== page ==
These talking points are meant to help advocates explain to their members of Congress the purpose of legislation that will prevent eligibility changes for certain housing assistance programs that serve homeless veterans.
Now that topline federal spending levels have been increased, your voice as a homeless advocate is as important as ever.
Here’s where we’re at in the federal funding process. On Monday, Nov. 2, President Obama signed the Bipartisan Budget Act of 2015 into law, making $33 billion available for nondefense discretionary programs in fiscal year (FY) 2016. This funding has already been divided among the appropriations subcommittees, but the allocations have yet to be made public. Right now, committee staff are hard at work negotiating competing demands to produce a final bill to set spending levels for federal programs.
Veteran’s Day is a time to honor the service and sacrifice of the many men and women who served in the United States military. The best way we at the Alliance believe we can do that is by ensuring that every single one of these men and women and their families have a warm and safe place to call home.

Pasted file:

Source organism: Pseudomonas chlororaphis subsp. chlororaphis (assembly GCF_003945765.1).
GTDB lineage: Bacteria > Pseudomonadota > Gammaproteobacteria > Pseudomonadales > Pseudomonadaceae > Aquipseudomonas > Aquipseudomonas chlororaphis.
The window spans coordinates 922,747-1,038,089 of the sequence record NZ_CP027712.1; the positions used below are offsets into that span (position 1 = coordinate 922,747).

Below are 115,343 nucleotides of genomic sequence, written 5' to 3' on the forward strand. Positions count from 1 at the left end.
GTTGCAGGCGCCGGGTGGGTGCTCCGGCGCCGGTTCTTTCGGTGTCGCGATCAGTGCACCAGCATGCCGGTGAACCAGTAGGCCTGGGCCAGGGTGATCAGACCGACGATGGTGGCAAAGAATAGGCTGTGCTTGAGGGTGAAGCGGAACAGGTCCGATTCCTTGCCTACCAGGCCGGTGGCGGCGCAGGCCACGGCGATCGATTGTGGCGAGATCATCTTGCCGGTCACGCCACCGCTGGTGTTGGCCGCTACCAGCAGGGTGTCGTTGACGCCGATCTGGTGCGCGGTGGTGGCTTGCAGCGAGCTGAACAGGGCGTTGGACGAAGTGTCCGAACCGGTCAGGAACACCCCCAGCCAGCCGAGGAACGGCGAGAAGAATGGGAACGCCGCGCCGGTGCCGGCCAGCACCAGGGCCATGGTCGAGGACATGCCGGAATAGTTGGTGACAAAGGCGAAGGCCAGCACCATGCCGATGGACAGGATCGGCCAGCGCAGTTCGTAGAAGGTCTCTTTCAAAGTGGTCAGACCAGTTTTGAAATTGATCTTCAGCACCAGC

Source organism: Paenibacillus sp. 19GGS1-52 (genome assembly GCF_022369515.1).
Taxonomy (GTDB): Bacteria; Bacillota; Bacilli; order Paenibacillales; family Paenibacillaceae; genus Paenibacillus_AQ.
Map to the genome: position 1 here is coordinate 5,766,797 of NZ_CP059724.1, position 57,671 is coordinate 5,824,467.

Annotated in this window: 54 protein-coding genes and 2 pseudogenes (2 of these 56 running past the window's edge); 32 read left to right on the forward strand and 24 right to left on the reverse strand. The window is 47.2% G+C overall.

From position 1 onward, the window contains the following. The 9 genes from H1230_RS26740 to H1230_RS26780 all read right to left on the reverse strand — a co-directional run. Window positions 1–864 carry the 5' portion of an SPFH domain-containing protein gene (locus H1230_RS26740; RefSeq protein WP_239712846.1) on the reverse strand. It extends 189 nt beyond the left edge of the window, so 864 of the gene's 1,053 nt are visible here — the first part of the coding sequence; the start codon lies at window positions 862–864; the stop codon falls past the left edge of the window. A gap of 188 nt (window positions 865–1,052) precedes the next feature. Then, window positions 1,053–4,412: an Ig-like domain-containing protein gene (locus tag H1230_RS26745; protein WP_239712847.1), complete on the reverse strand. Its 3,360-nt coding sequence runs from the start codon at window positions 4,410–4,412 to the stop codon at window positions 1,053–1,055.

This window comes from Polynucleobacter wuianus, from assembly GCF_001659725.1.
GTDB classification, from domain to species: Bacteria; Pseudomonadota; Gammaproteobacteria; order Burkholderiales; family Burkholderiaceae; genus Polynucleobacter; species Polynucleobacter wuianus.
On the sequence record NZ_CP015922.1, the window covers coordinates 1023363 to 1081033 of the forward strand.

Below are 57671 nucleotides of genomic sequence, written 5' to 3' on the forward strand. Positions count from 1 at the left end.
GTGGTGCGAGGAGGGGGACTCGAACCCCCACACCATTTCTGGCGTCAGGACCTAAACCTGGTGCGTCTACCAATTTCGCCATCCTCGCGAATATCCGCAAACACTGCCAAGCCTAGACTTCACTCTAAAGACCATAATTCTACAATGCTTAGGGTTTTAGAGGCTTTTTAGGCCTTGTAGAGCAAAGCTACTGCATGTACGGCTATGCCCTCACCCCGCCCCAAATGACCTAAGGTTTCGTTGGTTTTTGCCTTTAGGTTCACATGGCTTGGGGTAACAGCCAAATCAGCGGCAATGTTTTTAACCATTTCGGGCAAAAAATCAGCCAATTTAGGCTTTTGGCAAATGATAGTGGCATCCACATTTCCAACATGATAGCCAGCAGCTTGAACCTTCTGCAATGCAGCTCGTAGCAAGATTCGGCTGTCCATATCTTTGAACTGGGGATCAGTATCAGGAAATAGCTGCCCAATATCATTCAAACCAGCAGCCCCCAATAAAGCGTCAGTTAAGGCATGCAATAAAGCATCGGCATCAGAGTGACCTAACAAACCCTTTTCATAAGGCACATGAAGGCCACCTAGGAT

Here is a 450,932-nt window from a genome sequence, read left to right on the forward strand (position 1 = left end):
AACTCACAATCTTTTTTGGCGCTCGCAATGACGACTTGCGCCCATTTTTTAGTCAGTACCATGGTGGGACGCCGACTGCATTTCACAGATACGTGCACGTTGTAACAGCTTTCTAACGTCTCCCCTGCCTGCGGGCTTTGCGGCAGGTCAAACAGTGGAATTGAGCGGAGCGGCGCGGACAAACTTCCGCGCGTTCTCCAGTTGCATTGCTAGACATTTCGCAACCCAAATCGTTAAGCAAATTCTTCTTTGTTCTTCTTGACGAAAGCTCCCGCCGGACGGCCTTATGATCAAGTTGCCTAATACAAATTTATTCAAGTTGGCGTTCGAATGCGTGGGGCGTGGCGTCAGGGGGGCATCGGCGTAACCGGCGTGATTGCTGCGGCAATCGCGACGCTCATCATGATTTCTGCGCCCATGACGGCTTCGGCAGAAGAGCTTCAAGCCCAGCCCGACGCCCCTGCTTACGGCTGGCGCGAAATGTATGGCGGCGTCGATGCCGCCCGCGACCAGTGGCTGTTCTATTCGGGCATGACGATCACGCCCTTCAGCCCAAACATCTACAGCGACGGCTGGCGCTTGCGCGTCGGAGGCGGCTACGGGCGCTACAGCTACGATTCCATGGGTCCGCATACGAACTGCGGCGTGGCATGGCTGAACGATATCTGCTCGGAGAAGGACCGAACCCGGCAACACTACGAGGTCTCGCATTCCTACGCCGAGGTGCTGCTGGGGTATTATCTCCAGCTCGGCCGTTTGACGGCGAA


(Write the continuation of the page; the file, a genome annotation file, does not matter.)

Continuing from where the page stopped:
Five years ago, the White House and the Department of Veterans Affairs issued a challenge to the nation: end veteran homelessness. Since that day, the Obama administration, Congress, as well as local and community partners, and stakeholders like the Alliance have been hard at work to improve and invest in programs and system changes that will house our heroes. Nationally, we are seeing results. According to the 2014 Point-in-Time Count, the number of homeless veterans has dropped 33 percent since that challenge was issued.
During Pope Francis’ visit to the United States, he used his public platform to draw attention to the marginalized in our society. That included people experiencing homelessness.
After his historic Congressional address, Pope Francis left the Capitol to have lunch with 300 low income and homeless people at St. Patrick’s Church in Washington, DC. There he remarked, “Let me be clear. There is no social or moral justification, no justification whatsoever, for lack of housing.”
Suddenly it’s everywhere: Congressional hearings, daily news stories, a pledge from hundreds of mayors. Community leaders and federal officials are talking about ending homelessness for veterans – not as some vague aspiration for the distant future, but by the end of this year, just a few months from now!
What’s going on?